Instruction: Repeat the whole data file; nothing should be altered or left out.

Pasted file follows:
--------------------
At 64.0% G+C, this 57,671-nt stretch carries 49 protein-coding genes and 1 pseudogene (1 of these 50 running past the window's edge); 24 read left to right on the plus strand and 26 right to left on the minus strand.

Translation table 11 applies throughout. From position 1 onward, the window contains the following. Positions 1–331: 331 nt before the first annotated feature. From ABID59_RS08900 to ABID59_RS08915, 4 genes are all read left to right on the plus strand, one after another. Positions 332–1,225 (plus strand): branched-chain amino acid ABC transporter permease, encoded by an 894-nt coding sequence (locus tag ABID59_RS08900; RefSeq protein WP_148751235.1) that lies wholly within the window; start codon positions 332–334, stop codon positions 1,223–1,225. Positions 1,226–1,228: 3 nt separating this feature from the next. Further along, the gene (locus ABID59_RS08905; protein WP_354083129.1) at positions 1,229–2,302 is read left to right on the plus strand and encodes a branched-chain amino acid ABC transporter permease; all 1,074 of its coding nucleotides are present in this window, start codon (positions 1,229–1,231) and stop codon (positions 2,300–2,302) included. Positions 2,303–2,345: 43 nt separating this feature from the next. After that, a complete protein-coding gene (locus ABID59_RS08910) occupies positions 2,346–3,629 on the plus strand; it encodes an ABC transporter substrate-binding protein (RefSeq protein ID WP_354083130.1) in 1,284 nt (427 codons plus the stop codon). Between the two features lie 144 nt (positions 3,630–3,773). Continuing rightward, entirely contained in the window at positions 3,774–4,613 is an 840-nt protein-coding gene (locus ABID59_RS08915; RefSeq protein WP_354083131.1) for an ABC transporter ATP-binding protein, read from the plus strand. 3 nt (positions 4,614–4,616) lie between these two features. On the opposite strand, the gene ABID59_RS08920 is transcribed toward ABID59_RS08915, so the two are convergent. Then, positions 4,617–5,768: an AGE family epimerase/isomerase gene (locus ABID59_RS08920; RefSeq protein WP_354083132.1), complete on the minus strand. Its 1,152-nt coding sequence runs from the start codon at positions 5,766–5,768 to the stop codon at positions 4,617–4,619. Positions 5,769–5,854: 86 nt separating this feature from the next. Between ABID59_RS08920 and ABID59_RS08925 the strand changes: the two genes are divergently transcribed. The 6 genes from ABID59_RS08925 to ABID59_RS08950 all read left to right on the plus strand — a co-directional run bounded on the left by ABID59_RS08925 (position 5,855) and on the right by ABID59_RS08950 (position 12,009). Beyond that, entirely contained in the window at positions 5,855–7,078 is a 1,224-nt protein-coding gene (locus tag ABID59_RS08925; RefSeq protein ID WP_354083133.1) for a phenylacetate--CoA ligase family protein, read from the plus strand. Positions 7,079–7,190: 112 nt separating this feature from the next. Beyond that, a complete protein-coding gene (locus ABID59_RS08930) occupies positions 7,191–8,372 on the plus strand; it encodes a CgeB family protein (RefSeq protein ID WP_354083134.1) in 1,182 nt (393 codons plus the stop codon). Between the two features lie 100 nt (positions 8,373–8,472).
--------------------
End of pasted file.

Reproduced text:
At 64.0% G+C, this 57,671-nt stretch carries 49 protein-coding genes and 1 pseudogene (1 of these 50 running past the window's edge); 24 read left to right on the plus strand and 26 right to left on the minus strand.

Translation table 11 applies throughout. From position 1 onward, the window contains the following. Positions 1–331: 331 nt before the first annotated feature. From ABID59_RS08900 to ABID59_RS08915, 4 genes are all read left to right on the plus strand, one after another. Positions 332–1,225 (plus strand): branched-chain amino acid ABC transporter permease, encoded by an 894-nt coding sequence (locus tag ABID59_RS08900; RefSeq protein WP_148751235.1) that lies wholly within the window; start codon positions 332–334, stop codon positions 1,223–1,225. Positions 1,226–1,228: 3 nt separating this feature from the next. Further along, the gene (locus ABID59_RS08905; protein WP_354083129.1) at positions 1,229–2,302 is read left to right on the plus strand and encodes a branched-chain amino acid ABC transporter permease; all 1,074 of its coding nucleotides are present in this window, start codon (positions 1,229–1,231) and stop codon (positions 2,300–2,302) included. Positions 2,303–2,345: 43 nt separating this feature from the next. After that, a complete protein-coding gene (locus ABID59_RS08910) occupies positions 2,346–3,629 on the plus strand; it encodes an ABC transporter substrate-binding protein (RefSeq protein ID WP_354083130.1) in 1,284 nt (427 codons plus the stop codon). Between the two features lie 144 nt (positions 3,630–3,773). Continuing rightward, entirely contained in the window at positions 3,774–4,613 is an 840-nt protein-coding gene (locus ABID59_RS08915; RefSeq protein WP_354083131.1) for an ABC transporter ATP-binding protein, read from the plus strand. 3 nt (positions 4,614–4,616) lie between these two features. On the opposite strand, the gene ABID59_RS08920 is transcribed toward ABID59_RS08915, so the two are convergent. Then, positions 4,617–5,768: an AGE family epimerase/isomerase gene (locus ABID59_RS08920; RefSeq protein WP_354083132.1), complete on the minus strand. Its 1,152-nt coding sequence runs from the start codon at positions 5,766–5,768 to the stop codon at positions 4,617–4,619. Positions 5,769–5,854: 86 nt separating this feature from the next. Between ABID59_RS08920 and ABID59_RS08925 the strand changes: the two genes are divergently transcribed. The 6 genes from ABID59_RS08925 to ABID59_RS08950 all read left to right on the plus strand — a co-directional run bounded on the left by ABID59_RS08925 (position 5,855) and on the right by ABID59_RS08950 (position 12,009). Beyond that, entirely contained in the window at positions 5,855–7,078 is a 1,224-nt protein-coding gene (locus tag ABID59_RS08925; RefSeq protein ID WP_354083133.1) for a phenylacetate--CoA ligase family protein, read from the plus strand. Positions 7,079–7,190: 112 nt separating this feature from the next. Beyond that, a complete protein-coding gene (locus ABID59_RS08930) occupies positions 7,191–8,372 on the plus strand; it encodes a CgeB family protein (RefSeq protein ID WP_354083134.1) in 1,182 nt (393 codons plus the stop codon). Between the two features lie 100 nt (positions 8,373–8,472).